TimeBridge

Friday, April 28, 2006

EventMesh: An echo in time

I've worked in a variety of places, including NASA, various consulting firms, and three startups.

One constant element of my working experience is that the basic 'stuff' of business -- coordinating activities with other people -- is a phenomenal pain. It's like an overall frictional force on business execution. Kind of like swimming in syrup rather than water (although it seems that that particular metaphor is now busted; see the April 2004 article in Nature).

Since I never metaphor I didn't like, how about this one: scheduling activities, meetings, etc., involves an asymmetrical energy event. It's like poking an elephant with a pin. Small amount of energy out, a large amount of energy back. An example: I send a single email message to seven people, trying to schedule a product design review meeting. Three days and 47 email messages later, we've finally settled on a time to meet. A small amount of energy out, and a complete emailstrom of well-intended but largely ineffectual communication back.

In 1997, I built a Perl-based prototype of a web-based group scheduling service. I called this "EventMesh", thinking that if the Internet was about linking computers, and if the Web was about linking documents, then this new group scheduling thing I'd built was about linking events. An event, I figured, could be represented and exist even if it didn't have a precise start time.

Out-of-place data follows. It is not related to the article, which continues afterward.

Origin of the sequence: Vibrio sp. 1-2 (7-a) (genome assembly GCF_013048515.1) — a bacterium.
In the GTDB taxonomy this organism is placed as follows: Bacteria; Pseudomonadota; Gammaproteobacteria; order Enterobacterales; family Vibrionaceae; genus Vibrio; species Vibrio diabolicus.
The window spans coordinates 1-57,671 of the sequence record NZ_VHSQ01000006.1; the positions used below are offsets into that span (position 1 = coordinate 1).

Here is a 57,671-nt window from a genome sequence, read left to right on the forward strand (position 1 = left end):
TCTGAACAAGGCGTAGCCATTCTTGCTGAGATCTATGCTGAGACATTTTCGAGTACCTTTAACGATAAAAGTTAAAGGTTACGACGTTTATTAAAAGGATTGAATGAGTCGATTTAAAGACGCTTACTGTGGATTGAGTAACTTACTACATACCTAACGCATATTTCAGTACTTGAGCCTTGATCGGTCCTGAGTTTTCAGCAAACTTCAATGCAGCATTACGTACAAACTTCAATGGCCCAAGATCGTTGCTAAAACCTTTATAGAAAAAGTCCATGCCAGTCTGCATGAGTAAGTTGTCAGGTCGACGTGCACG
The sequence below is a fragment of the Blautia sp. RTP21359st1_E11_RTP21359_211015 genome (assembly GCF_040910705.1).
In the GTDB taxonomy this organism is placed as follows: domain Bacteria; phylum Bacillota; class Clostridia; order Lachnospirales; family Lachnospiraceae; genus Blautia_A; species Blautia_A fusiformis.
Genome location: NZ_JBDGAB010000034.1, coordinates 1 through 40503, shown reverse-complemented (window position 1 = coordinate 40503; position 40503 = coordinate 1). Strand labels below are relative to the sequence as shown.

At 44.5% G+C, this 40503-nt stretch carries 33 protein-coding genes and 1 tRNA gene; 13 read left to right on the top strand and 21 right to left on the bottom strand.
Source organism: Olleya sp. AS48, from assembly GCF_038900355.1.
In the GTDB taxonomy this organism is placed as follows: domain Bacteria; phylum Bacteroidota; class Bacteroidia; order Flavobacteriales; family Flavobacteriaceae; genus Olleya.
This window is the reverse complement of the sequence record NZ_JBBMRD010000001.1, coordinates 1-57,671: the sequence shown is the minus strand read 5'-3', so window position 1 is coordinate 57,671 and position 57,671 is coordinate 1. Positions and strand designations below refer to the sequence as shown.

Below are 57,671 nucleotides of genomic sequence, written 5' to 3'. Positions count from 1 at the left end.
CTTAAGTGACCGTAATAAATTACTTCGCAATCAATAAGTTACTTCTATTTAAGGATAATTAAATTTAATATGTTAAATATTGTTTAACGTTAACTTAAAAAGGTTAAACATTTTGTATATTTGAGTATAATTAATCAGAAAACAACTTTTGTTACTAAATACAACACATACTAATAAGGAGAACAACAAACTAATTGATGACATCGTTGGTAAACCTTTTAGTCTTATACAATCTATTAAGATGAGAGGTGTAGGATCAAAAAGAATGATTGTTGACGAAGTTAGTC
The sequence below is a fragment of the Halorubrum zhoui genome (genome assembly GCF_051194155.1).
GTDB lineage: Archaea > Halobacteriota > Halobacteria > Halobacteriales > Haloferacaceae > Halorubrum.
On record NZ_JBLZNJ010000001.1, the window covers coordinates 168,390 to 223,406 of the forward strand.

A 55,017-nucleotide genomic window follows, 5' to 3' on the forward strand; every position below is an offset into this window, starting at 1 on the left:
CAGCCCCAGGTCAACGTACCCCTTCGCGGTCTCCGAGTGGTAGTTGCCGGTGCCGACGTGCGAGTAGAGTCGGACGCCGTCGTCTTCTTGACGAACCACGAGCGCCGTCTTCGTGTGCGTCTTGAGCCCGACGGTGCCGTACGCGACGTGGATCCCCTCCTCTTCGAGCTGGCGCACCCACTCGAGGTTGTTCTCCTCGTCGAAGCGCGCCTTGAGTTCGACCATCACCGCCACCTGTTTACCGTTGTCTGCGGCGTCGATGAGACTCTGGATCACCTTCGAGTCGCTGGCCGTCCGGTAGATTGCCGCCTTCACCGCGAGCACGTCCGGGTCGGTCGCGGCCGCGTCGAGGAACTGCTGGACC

In fact, the underlying idea in EventMesh was that it would be best if each event could collect constraints on when various people considered themselves available for it. This way, for some specific event, I could say that I'm available any afternoon next week, you could say that you're not available Monday or Friday, and this leaves us with the open window of the afternoons of Tuesday, Wednesday, and Thursday. Using such a process, we narrow down to an acceptable start time, rather than playing a calendar-based version of battleship: I ask, "How about Friday next week, at 2PM?", and you answer "Hah hah! No! Try again!". Unless you're desperate for a strange form of entertainment, calendrical battleship really isn't much fun.

This idea of per-event constraint collection and manipulation came from looking at the profound limitations of existing group scheduling systems. After building the EventMesh prototype, I wrote a short whitepaper on the problems that I saw with existing systems. If there's any interest, I'll take that old whitepaper and make it available via this blog.

So EventMesh was an implementation of the per-event constraint-collection idea. It sent SMTP-based email to people to request their per-event availability information, and used HTML over HTTP to display and collect it. The idea worked pretty well, and after demos to both Institutional Venture Partners and Mayfield, I managed to raise a Series A venture investment, and to create a core team. The company that we founded became known (and loved by many!) as Timedance. Timedance grew to the point where (according to independent evaluator PC Data), it was supporting over 1M monthly visitors.

When I next get a few minutes to add to this blog, I'll explain some of the lessons that I learned at Timedance, what worked and what didn't work in terms of user experience, and some general principles that I've discovered that apply when one tries to add "computational value" to communication flows that are inherently very personal and loosely structured.

1 Comments:

  • If you solvethe group scheduling problem, you are rich... Microsoft tried and failed.

    By Anonymous Anonymous, at 6:18 PM, May 30, 2006  

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